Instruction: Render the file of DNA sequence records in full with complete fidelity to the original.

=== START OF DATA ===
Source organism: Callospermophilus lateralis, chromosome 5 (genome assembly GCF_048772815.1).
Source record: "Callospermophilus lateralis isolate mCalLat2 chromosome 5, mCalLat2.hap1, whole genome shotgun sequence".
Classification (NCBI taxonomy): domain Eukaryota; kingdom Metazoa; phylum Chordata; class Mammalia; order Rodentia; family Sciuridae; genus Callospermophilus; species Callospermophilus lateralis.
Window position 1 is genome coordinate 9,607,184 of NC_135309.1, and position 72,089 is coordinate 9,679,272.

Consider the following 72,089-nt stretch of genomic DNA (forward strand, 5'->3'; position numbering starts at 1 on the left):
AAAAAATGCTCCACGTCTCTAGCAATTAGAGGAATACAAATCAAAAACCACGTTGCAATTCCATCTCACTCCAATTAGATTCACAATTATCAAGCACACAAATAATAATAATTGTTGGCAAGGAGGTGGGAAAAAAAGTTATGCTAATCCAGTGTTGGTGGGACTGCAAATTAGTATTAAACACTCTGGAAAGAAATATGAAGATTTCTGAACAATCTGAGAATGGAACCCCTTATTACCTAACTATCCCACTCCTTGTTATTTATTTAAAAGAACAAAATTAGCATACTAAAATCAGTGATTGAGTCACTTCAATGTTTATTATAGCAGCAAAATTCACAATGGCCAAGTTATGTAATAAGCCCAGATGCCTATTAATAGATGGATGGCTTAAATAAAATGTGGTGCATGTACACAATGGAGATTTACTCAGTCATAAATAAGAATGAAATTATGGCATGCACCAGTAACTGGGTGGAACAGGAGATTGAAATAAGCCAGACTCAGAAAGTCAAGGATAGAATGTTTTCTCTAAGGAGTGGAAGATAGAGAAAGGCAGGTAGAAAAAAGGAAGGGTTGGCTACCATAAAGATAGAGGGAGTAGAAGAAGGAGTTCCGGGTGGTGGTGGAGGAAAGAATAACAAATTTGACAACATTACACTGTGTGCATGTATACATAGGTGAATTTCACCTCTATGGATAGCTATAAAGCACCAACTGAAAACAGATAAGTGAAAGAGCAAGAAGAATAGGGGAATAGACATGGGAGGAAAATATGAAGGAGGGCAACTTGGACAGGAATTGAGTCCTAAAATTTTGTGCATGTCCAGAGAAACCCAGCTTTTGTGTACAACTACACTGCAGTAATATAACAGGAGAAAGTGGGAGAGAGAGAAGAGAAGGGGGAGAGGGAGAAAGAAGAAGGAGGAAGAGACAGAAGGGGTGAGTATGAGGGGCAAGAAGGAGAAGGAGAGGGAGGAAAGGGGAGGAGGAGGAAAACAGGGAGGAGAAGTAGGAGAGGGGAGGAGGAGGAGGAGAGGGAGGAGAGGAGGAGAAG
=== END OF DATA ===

Source organism: Callospermophilus lateralis, chromosome 5 (genome assembly GCF_048772815.1).
Source record: "Callospermophilus lateralis isolate mCalLat2 chromosome 5, mCalLat2.hap1, whole genome shotgun sequence".
Classification (NCBI taxonomy): domain Eukaryota; kingdom Metazoa; phylum Chordata; class Mammalia; order Rodentia; family Sciuridae; genus Callospermophilus; species Callospermophilus lateralis.
Window position 1 is genome coordinate 9,607,184 of NC_135309.1, and position 72,089 is coordinate 9,679,272.

Consider the following 72,089-nt stretch of genomic DNA (forward strand, 5'->3'; position numbering starts at 1 on the left):
AAAAAATGCTCCACGTCTCTAGCAATTAGAGGAATACAAATCAAAAACCACGTTGCAATTCCATCTCACTCCAATTAGATTCACAATTATCAAGCACACAAATAATAATAATTGTTGGCAAGGAGGTGGGAAAAAAAGTTATGCTAATCCAGTGTTGGTGGGACTGCAAATTAGTATTAAACACTCTGGAAAGAAATATGAAGATTTCTGAACAATCTGAGAATGGAACCCCTTATTACCTAACTATCCCACTCCTTGTTATTTATTTAAAAGAACAAAATTAGCATACTAAAATCAGTGATTGAGTCACTTCAATGTTTATTATAGCAGCAAAATTCACAATGGCCAAGTTATGTAATAAGCCCAGATGCCTATTAATAGATGGATGGCTTAAATAAAATGTGGTGCATGTACACAATGGAGATTTACTCAGTCATAAATAAGAATGAAATTATGGCATGCACCAGTAACTGGGTGGAACAGGAGATTGAAATAAGCCAGACTCAGAAAGTCAAGGATAGAATGTTTTCTCTAAGGAGTGGAAGATAGAGAAAGGCAGGTAGAAAAAAGGAAGGGTTGGCTACCATAAAGATAGAGGGAGTAGAAGAAGGAGTTCCGGGTGGTGGTGGAGGAAAGAATAACAAATTTGACAACATTACACTGTGTGCATGTATACATAGGTGAATTTCACCTCTATGGATAGCTATAAAGCACCAACTGAAAACAGATAAGTGAAAGAGCAAGAAGAATAGGGGAATAGACATGGGAGGAAAATATGAAGGAGGGCAACTTGGACAGGAATTGAGTCCTAAAATTTTGTGCATGTCCAGAGAAACCCAGCTTTTGTGTACAACTACACTGCAGTAATATAACAGGAGAAAGTGGGAGAGAGAGAAGAGAAGGGGGAGAGGGAGAAAGAAGAAGGAGGAAGAGACAGAAGGGGTGAGTATGAGGGGCAAGAAGGAGAAGGAGAGGGAGGAAAGGGGAGGAGGAGGAAAACAGGGAGGAGAAGTAGGAGAGGGGAGGAGGAGGAGGAGAGGGAGGAGAGGAGGAGAAG